Get kids interested in tech with this dancing traffic light

special "live" dancing cross walk sign

dancing-walk-signalYou know we’re interested in the combination of “art” with science and technology, so we loved this project which hacks the traditional “green man” signal for walking across an intersection. This Smart Company (as in Smart Car) project hooked the “man” up to motion capture of an individual dancing in a nearby booth.

Many people went in to the booth and the dances were broadcast to the pedestrian light in real time. The idea was to improve safety by helping people wait for the light before crossing. The dancing made waiting less boring and more entertaining. And it worked; 81% more people stopped at the traffic light, and enjoyed it, according to this short video about the project.

From a sustainability standpoint, we like technology that makes life better for pedestrians and cyclists.

My kids loved the video but be aware, the music has a bad word (a**, as in “shake your…”).

Cycling season, with kids

Hopefully some places are getting a better summer than we have in London at the moment. Wherever you are, this is probably a time of year that bikes are in use, and since the Tour de France passed through London on Monday, I thought I’d offer some links about cycling with children. In an earlier post we looked at how bikes are a good link to sustainability and STEM, so check that out too.

Grist’s article “Babes in bikeland: Advice for cycling with kids” by Anna Fahey, points out that there are many ways to travel and commute with young children on your bike (with some great pictures).

Babes in Bikeland

The European Cyclists Federation offers insights into how they do things for kids in “high bike” countries like the Netherlands.

This article on gives some insights into carrying kids as well as progressing them to their own bikes.

Trailer bike
REI’s Step 4: Trailer bike

Finally, REI (we’re not connected to REI in any way) has a short article about the progression of bike equipment for children, including a handy 5-minute video on an easy and comfortable way to teach kids how to learn to ride a bike.

Happy pedalling!

Nature’s Big Decline… in Picture Books

forest3-300x200Perhaps not surprisingly, picture books are increasingly illustrating cities and built environments over natural environmental settings.

Research on the 296 Caldecott award winners from 1938 to 2008 found that over the years these books represented nature and animals less and less. (See a discussion of the article, “The Human-Environment Dialog in Award-winning Children’s Picture Books” by J. Allen Williams Jr,Christopher Podeschi, Nathan Palmer, Philip Schwadel and Deanna Meyler here.)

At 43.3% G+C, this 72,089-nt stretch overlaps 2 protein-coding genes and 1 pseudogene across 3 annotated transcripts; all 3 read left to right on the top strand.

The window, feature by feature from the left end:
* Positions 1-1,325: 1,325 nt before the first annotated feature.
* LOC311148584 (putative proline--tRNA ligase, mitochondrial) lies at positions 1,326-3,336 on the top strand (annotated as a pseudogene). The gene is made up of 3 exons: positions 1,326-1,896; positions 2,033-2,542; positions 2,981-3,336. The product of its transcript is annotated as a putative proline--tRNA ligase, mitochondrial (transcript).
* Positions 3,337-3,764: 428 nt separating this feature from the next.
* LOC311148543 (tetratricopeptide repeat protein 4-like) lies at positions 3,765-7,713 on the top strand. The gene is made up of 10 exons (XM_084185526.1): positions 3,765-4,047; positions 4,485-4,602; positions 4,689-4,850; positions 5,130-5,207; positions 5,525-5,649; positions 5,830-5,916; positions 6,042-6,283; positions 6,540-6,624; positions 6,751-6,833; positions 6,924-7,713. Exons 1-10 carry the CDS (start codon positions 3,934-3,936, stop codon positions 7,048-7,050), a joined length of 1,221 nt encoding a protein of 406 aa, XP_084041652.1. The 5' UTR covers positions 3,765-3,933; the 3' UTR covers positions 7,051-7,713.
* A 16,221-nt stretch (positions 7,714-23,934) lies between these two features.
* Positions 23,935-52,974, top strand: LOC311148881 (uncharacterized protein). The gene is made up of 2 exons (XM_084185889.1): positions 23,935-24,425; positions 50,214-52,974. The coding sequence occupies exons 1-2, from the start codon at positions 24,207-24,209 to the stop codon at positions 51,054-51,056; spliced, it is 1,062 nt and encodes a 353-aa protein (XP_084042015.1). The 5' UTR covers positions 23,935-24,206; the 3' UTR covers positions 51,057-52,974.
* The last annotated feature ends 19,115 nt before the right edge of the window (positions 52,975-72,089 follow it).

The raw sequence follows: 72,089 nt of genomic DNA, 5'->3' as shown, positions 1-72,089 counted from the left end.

The researchers thought that since environmental problems are of growing concern, it was possible that nature imagery might increase to highlight these issues. But they also realized that given our increasing isolation from the natural world, picture books might echo this isolation. Indeed, according to the World Health Organization, in 1990 less than 40% of the global population lived in cities, but by 2010, more than half of all people lived in an urban areas.

We should note that of course, Caldecott winners are great books, but they may ultimately not be representative of all children’s books.

Still, the issue of how we represent nature and built environments is dear to our hearts here at Kids Future Press. We’re aiming for that middle ground, where stories reflect how the natural world supports people and how people nurture nature within built contexts through “eco-districts,” green roofs, urban agriculture, renewable energy and alternative transportation. While these elements can never be the story itself, they and other “nature” elements, serve as the backdrop for the characters and adventures in our stories.

do kids believe in Earth Magic?

WASSUP is the magic word with a lost meaning. In the Earth Magic program of Northern Education for Sustainability, 7 and 8 year old children discover the lost meaning is “Water, Air, Soil, Sun, Animals and Plants.”

They spend a day in the field to uncover this meaning and then a term of school time investigating how human activity is affecting the environment. The program, like many others, focuses on pupil’s own behavior change in daily life to help protect the environment. At the end they are certified “Earth Magicians” and, hopefully, beginning a lifelong mission to keep earth magic working smoothly.

Earth Magicians, via the Northumberland Gazette

I like many aspects of this program, especially its experiential and hands on approach. But I think it could really benefit from the “wow” that art and design could lend to the topic. Yes it is important to know which of our personal behaviors we can change to improve environmental sustainability.

But we also know that everyone doing a little adds up to a little (see this short argument by David JC MacKay). Even worse, our existing social and city structures mean that for many households, common sense sustainable behaviors are not practical choices.

We need to be introducing bigger ideas about redesigning how we live, including at the spectacular, gee whiz scale. These disruptive design ideas will do a lot more to help children carry an interest in sustainability into the future.

Here are some examples:

how can we reuse the “big things” like washing machines that we live with:

superuse-cafe superuse-cafe2
Espresso Bar *K by Superuse Studios


What if we could grow gardens on buses?GARDENBUSSAL_640
rooftop bus experiment in Spain


Where else could we use wind up power?WindUp-Chair-PegaDesign-4
Pega Design and Engineering’s chair with windup battery charger via Inhabitat


What if power cords lit up to remind us of how much energy we’re using?lightup cord
Static, from the Swedish Interactive Institute